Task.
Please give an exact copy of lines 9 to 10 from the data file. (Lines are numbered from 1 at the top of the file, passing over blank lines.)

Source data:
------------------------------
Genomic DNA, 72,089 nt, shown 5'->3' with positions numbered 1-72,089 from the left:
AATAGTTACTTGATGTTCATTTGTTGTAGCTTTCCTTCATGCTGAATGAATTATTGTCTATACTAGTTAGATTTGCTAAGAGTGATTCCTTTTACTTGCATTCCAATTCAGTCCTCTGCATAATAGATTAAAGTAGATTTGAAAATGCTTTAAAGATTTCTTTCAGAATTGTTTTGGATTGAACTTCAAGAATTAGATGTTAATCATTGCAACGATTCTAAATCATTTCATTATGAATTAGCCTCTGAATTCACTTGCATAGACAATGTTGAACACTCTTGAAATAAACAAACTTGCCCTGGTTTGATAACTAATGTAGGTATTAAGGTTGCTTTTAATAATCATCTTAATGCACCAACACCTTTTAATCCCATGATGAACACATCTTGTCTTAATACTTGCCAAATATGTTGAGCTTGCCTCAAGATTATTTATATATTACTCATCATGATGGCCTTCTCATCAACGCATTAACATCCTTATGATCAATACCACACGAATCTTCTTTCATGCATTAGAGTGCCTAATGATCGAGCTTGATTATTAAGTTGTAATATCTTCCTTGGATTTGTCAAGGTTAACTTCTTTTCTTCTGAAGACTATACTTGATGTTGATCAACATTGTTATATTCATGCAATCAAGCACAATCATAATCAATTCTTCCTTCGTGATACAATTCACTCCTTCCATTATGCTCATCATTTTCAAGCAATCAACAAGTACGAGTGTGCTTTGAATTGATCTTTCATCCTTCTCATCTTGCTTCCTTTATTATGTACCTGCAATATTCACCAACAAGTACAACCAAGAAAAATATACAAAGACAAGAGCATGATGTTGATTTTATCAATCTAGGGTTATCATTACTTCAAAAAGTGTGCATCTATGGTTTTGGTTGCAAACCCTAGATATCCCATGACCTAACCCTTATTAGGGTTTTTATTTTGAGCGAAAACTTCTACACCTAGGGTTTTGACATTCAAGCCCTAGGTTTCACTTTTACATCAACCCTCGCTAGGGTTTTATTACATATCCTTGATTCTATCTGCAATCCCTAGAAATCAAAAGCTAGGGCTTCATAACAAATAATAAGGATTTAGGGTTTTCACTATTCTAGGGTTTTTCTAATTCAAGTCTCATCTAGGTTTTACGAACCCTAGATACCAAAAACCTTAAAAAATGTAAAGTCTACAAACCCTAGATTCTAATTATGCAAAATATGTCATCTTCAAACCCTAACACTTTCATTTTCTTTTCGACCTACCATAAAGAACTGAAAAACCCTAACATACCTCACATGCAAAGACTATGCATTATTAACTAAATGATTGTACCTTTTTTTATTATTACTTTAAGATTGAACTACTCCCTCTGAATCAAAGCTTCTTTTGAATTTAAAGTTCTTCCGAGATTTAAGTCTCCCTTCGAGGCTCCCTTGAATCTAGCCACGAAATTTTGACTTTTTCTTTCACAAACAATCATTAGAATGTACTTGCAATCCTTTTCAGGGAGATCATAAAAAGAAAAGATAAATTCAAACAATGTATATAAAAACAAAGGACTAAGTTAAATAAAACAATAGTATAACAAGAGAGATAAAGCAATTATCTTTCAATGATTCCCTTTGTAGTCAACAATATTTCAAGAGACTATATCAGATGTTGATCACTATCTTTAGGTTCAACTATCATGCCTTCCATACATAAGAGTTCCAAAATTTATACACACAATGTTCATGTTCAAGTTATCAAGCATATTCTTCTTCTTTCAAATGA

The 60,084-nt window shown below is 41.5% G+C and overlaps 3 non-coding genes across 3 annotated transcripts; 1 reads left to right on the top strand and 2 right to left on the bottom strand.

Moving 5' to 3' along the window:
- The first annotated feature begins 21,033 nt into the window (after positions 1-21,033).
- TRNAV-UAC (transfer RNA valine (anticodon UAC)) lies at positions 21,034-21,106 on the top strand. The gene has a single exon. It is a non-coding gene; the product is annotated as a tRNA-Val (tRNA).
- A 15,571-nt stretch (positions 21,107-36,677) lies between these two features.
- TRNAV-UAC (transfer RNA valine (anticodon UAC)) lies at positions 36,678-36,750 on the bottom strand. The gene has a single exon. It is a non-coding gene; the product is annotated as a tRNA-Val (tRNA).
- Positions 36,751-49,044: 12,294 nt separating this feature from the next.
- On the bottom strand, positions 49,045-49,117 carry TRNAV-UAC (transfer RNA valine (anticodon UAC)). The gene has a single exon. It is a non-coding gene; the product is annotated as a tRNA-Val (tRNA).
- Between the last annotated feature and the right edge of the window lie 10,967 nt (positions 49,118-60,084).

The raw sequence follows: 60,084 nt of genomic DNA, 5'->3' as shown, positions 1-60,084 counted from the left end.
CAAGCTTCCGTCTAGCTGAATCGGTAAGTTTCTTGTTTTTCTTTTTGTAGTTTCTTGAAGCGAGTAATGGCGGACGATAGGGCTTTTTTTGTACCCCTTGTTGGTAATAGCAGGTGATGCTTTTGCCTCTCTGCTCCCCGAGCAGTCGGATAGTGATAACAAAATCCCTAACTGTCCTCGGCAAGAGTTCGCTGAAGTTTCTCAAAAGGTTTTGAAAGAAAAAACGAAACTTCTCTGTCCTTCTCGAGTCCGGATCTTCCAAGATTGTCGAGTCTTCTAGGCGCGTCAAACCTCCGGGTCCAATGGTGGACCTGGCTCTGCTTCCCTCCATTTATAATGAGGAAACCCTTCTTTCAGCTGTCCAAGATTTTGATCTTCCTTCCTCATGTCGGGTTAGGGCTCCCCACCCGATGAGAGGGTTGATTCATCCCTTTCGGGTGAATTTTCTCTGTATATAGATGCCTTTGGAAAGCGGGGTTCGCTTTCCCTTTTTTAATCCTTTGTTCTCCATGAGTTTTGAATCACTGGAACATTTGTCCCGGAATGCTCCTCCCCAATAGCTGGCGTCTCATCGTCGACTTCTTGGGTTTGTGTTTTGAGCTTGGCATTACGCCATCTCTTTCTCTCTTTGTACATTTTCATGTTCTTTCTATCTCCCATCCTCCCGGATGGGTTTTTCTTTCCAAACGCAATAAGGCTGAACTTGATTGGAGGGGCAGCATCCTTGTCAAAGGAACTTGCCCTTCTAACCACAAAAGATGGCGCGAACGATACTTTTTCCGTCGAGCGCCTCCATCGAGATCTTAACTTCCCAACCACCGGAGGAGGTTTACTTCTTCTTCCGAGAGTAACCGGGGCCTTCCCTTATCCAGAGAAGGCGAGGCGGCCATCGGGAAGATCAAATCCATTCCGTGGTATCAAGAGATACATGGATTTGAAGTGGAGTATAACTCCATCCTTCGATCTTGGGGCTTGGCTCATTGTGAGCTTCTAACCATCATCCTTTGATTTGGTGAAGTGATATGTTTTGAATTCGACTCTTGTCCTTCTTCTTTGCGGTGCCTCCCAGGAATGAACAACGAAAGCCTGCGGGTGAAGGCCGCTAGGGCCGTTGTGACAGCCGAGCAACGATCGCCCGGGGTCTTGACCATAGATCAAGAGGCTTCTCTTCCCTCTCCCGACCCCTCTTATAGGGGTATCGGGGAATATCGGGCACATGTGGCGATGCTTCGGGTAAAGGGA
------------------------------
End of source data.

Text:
- Positions 36,751-49,044: 12,294 nt separating this feature from the next.
- On the bottom strand, positions 49,045-49,117 carry TRNAV-UAC (transfer RNA valine (anticodon UAC)). The gene has a single exon. It is a non-coding gene; the product is annotated as a tRNA-Val (tRNA).